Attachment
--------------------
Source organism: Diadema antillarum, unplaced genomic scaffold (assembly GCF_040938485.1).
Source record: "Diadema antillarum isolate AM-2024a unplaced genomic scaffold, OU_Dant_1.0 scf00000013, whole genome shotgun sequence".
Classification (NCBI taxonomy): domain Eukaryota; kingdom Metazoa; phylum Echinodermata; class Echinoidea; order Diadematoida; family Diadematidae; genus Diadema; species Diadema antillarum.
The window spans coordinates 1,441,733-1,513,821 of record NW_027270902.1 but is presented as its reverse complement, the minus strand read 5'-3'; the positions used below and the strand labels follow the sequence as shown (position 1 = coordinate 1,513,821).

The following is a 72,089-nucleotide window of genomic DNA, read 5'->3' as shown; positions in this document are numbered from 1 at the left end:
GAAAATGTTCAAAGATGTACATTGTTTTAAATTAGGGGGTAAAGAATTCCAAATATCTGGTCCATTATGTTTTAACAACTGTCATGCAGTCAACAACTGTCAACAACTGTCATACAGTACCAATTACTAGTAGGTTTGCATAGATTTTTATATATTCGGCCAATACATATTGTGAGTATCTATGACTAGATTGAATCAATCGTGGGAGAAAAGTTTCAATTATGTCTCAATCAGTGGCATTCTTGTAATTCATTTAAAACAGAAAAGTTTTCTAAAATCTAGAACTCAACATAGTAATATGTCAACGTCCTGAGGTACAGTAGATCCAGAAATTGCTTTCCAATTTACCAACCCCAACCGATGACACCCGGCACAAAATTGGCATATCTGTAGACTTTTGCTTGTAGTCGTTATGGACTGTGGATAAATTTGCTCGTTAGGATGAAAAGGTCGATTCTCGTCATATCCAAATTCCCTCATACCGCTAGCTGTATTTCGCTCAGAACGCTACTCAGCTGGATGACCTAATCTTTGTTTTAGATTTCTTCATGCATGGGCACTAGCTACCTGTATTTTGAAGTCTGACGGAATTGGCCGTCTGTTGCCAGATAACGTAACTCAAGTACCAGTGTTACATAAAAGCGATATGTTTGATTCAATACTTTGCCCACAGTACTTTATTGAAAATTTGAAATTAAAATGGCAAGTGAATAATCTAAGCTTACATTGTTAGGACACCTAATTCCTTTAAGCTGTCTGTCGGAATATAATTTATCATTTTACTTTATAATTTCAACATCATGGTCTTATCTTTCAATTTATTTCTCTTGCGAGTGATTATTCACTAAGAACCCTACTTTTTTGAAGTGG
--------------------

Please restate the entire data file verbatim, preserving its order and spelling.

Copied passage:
Source organism: Diadema antillarum, unplaced genomic scaffold (assembly GCF_040938485.1).
Source record: "Diadema antillarum isolate AM-2024a unplaced genomic scaffold, OU_Dant_1.0 scf00000013, whole genome shotgun sequence".
Classification (NCBI taxonomy): domain Eukaryota; kingdom Metazoa; phylum Echinodermata; class Echinoidea; order Diadematoida; family Diadematidae; genus Diadema; species Diadema antillarum.
The window spans coordinates 1,441,733-1,513,821 of record NW_027270902.1 but is presented as its reverse complement, the minus strand read 5'-3'; the positions used below and the strand labels follow the sequence as shown (position 1 = coordinate 1,513,821).

The following is a 72,089-nucleotide window of genomic DNA, read 5'->3' as shown; positions in this document are numbered from 1 at the left end:
GAAAATGTTCAAAGATGTACATTGTTTTAAATTAGGGGGTAAAGAATTCCAAATATCTGGTCCATTATGTTTTAACAACTGTCATGCAGTCAACAACTGTCAACAACTGTCATACAGTACCAATTACTAGTAGGTTTGCATAGATTTTTATATATTCGGCCAATACATATTGTGAGTATCTATGACTAGATTGAATCAATCGTGGGAGAAAAGTTTCAATTATGTCTCAATCAGTGGCATTCTTGTAATTCATTTAAAACAGAAAAGTTTTCTAAAATCTAGAACTCAACATAGTAATATGTCAACGTCCTGAGGTACAGTAGATCCAGAAATTGCTTTCCAATTTACCAACCCCAACCGATGACACCCGGCACAAAATTGGCATATCTGTAGACTTTTGCTTGTAGTCGTTATGGACTGTGGATAAATTTGCTCGTTAGGATGAAAAGGTCGATTCTCGTCATATCCAAATTCCCTCATACCGCTAGCTGTATTTCGCTCAGAACGCTACTCAGCTGGATGACCTAATCTTTGTTTTAGATTTCTTCATGCATGGGCACTAGCTACCTGTATTTTGAAGTCTGACGGAATTGGCCGTCTGTTGCCAGATAACGTAACTCAAGTACCAGTGTTACATAAAAGCGATATGTTTGATTCAATACTTTGCCCACAGTACTTTATTGAAAATTTGAAATTAAAATGGCAAGTGAATAATCTAAGCTTACATTGTTAGGACACCTAATTCCTTTAAGCTGTCTGTCGGAATATAATTTATCATTTTACTTTATAATTTCAACATCATGGTCTTATCTTTCAATTTATTTCTCTTGCGAGTGATTATTCACTAAGAACCCTACTTTTTTGAAGTGG